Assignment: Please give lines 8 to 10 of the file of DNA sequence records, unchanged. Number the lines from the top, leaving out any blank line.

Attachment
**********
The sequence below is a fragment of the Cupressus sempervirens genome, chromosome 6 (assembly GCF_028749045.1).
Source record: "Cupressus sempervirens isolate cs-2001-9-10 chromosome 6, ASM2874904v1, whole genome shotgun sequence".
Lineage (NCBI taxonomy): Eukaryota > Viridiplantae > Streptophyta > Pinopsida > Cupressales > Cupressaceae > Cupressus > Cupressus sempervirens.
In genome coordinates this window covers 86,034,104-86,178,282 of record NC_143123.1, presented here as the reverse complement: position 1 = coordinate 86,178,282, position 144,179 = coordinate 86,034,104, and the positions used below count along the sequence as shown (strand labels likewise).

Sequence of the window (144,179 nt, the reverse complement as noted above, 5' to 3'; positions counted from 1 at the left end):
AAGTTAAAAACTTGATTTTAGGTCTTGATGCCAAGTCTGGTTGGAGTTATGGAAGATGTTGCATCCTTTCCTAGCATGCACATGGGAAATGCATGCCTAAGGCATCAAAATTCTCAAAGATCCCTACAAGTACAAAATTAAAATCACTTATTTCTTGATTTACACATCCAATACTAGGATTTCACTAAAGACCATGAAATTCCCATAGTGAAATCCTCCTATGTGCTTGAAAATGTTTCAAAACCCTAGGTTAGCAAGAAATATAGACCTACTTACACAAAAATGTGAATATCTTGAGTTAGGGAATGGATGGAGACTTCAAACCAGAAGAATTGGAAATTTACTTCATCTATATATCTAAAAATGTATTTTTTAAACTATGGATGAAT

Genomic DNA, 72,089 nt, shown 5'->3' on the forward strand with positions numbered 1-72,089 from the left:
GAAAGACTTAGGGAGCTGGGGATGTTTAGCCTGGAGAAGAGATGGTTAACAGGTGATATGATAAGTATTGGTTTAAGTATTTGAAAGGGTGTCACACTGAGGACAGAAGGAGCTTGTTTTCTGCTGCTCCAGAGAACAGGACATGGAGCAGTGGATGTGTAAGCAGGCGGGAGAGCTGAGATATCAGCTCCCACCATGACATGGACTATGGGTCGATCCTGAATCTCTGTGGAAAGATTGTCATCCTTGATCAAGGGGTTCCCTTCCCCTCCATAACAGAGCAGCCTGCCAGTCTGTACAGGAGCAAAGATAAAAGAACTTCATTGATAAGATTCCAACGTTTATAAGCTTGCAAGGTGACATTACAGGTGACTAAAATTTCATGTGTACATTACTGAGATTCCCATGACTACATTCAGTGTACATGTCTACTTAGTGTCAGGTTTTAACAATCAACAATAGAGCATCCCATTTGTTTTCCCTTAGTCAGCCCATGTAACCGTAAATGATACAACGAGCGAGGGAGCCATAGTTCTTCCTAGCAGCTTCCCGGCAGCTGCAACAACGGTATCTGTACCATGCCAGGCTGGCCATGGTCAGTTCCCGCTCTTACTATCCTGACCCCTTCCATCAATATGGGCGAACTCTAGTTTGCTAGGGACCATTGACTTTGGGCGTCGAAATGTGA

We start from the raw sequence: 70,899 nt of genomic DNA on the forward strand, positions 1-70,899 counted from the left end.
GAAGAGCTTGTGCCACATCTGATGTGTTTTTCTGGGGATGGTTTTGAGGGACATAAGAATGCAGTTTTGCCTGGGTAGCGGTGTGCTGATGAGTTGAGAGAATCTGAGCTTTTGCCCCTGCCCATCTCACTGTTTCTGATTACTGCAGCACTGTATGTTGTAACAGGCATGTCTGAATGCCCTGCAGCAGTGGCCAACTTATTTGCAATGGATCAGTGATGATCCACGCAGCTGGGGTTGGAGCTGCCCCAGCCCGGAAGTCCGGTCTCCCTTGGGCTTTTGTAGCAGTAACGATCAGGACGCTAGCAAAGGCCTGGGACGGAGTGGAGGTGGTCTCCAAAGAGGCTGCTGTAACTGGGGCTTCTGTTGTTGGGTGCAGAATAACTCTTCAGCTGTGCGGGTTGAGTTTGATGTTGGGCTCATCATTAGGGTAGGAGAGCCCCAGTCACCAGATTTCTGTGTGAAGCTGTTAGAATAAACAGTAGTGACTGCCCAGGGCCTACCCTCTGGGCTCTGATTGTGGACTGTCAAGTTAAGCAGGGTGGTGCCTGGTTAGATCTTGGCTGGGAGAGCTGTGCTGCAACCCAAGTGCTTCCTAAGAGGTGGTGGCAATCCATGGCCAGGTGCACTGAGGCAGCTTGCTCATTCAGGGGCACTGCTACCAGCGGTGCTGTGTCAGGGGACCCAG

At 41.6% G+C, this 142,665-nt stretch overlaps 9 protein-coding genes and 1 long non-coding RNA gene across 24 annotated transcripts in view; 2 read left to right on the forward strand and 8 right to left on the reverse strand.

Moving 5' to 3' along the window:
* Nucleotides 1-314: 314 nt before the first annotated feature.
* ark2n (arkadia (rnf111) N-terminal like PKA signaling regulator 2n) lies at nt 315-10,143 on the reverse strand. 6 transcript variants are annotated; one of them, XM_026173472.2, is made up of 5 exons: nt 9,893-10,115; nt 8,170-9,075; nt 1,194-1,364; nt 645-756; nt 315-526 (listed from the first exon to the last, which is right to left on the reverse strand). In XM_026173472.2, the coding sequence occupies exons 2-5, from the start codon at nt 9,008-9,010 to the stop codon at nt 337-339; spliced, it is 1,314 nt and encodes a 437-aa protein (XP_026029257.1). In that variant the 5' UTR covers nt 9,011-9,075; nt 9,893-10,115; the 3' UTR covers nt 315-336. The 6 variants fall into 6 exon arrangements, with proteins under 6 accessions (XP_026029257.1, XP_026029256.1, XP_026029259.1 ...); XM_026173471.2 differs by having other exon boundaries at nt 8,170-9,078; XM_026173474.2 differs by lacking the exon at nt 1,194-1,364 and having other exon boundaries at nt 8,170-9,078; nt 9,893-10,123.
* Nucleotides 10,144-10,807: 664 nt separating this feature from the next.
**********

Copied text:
GAAAGACTTAGGGAGCTGGGGATGTTTAGCCTGGAGAAGAGATGGTTAACAGGTGATATGATAAGTATTGGTTTAAGTATTTGAAAGGGTGTCACACTGAGGACAGAAGGAGCTTGTTTTCTGCTGCTCCAGAGAACAGGACATGGAGCAGTGGATGTGTAAGCAGGCGGGAGAGCTGAGATATCAGCTCCCACCATGACATGGACTATGGGTCGATCCTGAATCTCTGTGGAAAGATTGTCATCCTTGATCAAGGGGTTCCCTTCCCCTCCATAACAGAGCAGCCTGCCAGTCTGTACAGGAGCAAAGATAAAAGAACTTCATTGATAAGATTCCAACGTTTATAAGCTTGCAAGGTGACATTACAGGTGACTAAAATTTCATGTGTACATTACTGAGATTCCCATGACTACATTCAGTGTACATGTCTACTTAGTGTCAGGTTTTAACAATCAACAATAGAGCATCCCATTTGTTTTCCCTTAGTCAGCCCATGTAACCGTAAATGATACAACGAGCGAGGGAGCCATAGTTCTTCCTAGCAGCTTCCCGGCAGCTGCAACAACGGTATCTGTACCATGCCAGGCTGGCCATGGTCAGTTCCCGCTCTTACTATCCTGACCCCTTCCATCAATATGGGCGAACTCTAGTTTGCTAGGGACCATTGACTTTGGGCGTCGAAATGTGA

We start from the raw sequence: 70,899 nt of genomic DNA on the forward strand, positions 1-70,899 counted from the left end.
GAAGAGCTTGTGCCACATCTGATGTGTTTTTCTGGGGATGGTTTTGAGGGACATAAGAATGCAGTTTTGCCTGGGTAGCGGTGTGCTGATGAGTTGAGAGAATCTGAGCTTTTGCCCCTGCCCATCTCACTGTTTCTGATTACTGCAGCACTGTATGTTGTAACAGGCATGTCTGAATGCCCTGCAGCAGTGGCCAACTTATTTGCAATGGATCAGTGATGATCCACGCAGCTGGGGTTGGAGCTGCCCCAGCCCGGAAGTCCGGTCTCCCTTGGGCTTTTGTAGCAGTAACGATCAGGACGCTAGCAAAGGCCTGGGACGGAGTGGAGGTGGTCTCCAAAGAGGCTGCTGTAACTGGGGCTTCTGTTGTTGGGTGCAGAATAACTCTTCAGCTGTGCGGGTTGAGTTTGATGTTGGGCTCATCATTAGGGTAGGAGAGCCCCAGTCACCAGATTTCTGTGTGAAGCTGTTAGAATAAACAGTAGTGACTGCCCAGGGCCTACCCTCTGGGCTCTGATTGTGGACTGTCAAGTTAAGCAGGGTGGTGCCTGGTTAGATCTTGGCTGGGAGAGCTGTGCTGCAACCCAAGTGCTTCCTAAGAGGTGGTGGCAATCCATGGCCAGGTGCACTGAGGCAGCTTGCTCATTCAGGGGCACTGCTACCAGCGGTGCTGTGTCAGGGGACCCAG